Black Lake Stewardship Society

$1,000 and above
Alan & Louisa Shimamoto
Black Lake Bible Camp
Brian Wilmovsky
John Aslakson
Ken & Christy Raske
Larry & Sue Smith
Randy Selness
Tim & Sandy Collins
Vernon & Stacy Bonfield
Vince Gildner
$500 to $999
Bill Conrad
Bob Zeimek
Brenda & Eddie March
Dan Berschauer
Dena & Kelly Thompson
Dennis Boone
Doug Whitaker
Jeff Lemon
Jonna VanDyke
Kris & Lauri O'Bannon
Lyle Westhoff
Nancy & JB Davis
Pat & Mike Madigan
Ray Dooley
Robert & Nita Sell
Sonny Mike
Tim & Shirley Erickson
$100 to $499
Bart & Candice Rydalch
Betty Hall
Brian Delay
Conrad & Denise Riedl
David & Blanca Maag
Deb & John Wallace
Donna Bennett
Eric Lee
Francis Metz
Fred Metcalf
Greg Cummins
James & Melissa Beard
Jim & Carol Kirby
Jim Krieger
Joe & Sherry Heye
John & Effie Henkle
John Schumock
Kevin House
Lake & Sherry Stintzi
Leon Flaherty
Linda & Donald Rollins
Linda & Matt Tobin
Mark & Brenda Hetland
Maxine Jones
Nancy Williams
Nikki Pettet
Patricia Spoltman
Patty May
Paul Batton
Phil Brinker
Ruth Carr
Sue Adams
Thu Ngo
Under $100
Daphne McGregory
Donna Roney
Katherine Gray
Lori Grossi
Virginia Matson

Invasive Species found in Black Lake


The presence of the non-native invasive aquatic plant, Eurasian watermilfoil (milfoil – Myriophyllum Spicatum), is common to many lakes throughout Washington and the Pacific Northwest.

The growth of milfoil in Black Lake limits recreation, navigation, disrupts natural water flow, and adversely impacts aquatic habitat and water quality. To date, hand pulling has been employed to control plant density by physically removing plants. This method of control has prevented the rapid expansion of both the area covered and density potential of this nuisance plant.  For more information about Eurasian Water-milfoil, visit the Dept of Ecology website.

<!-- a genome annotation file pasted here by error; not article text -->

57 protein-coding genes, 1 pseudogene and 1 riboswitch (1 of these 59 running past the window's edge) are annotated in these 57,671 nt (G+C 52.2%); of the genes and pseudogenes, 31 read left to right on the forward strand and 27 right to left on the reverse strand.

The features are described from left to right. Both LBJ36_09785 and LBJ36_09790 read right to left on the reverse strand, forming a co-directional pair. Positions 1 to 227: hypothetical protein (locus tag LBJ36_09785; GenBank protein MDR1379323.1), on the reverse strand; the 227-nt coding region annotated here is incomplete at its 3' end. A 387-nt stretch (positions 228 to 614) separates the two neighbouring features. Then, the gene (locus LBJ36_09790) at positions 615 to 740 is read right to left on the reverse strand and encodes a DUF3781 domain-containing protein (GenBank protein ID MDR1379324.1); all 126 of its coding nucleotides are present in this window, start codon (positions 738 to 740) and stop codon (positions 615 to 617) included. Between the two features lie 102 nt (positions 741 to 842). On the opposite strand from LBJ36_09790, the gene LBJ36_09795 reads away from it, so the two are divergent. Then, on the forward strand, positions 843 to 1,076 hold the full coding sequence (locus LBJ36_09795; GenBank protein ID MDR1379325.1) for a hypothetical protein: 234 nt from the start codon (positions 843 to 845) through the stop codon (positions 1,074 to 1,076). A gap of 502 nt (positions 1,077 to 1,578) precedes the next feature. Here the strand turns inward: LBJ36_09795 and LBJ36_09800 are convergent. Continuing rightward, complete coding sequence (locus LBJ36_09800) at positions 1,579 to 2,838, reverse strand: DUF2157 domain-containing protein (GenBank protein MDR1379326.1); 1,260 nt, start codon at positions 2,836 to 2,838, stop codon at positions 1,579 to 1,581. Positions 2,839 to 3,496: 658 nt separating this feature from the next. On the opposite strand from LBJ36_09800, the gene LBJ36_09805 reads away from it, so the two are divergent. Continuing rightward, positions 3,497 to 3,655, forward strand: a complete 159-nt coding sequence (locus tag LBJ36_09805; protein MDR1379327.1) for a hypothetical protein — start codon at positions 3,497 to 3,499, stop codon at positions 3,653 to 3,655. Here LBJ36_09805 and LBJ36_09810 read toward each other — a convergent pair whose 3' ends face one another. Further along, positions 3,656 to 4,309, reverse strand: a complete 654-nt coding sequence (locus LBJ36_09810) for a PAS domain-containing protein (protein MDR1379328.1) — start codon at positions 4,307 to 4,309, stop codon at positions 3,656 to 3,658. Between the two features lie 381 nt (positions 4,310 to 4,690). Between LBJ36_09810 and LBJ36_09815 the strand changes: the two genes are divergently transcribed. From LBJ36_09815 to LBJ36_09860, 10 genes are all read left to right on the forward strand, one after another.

Yellow IrisWhite Water LilyTwo other non-native plants are also adversely impacting the ecological balance of Black Lake and its beneficial uses. Specifically, yellow iris (Iris pseudacorus) and white waterlily (Nymphaea odorata) are encroaching upon the shoreline and open water area of the lake.

Not only are all parts of yellow iris poisonous, causing skin irritation, but the plant forms dense colonies that alter shoreline and aquatic habitat.  The white waterlily can grow to nuisance densities and, in response to high nutrient availability, accelerate nutrient over-enrichment of a water body.

Two native plants are also found in notable densities in Black Lake, slender water-nymph (Najas flexilis) and spatterdock (Nuphar polysepala). Dense growth of water-nymph is a likely a response to the lake’s nutrient supply as it forms some dense colonies that directly impacts some recreational uses. On the other hand, water-nymph provides direct aquatic habitat benefits to fishes and invertebrates and is an important food source for waterfowl. The plant also serves to balance the primary production in the lake by providing direct and indirect competition for nutrients versus the cyanobacteria (blue-green algae) that also have produced blooms in the lake. Spatterdock  nuphar polysepalaSpatterdock also provides aquatic habitat and is a direct food source for aquatic biota, but its current coverage is not presenting a nuisance relative to the beneficial uses of Black Lake.


Click Here to see larger line drawing map of Black Lake with Invasive Species locations.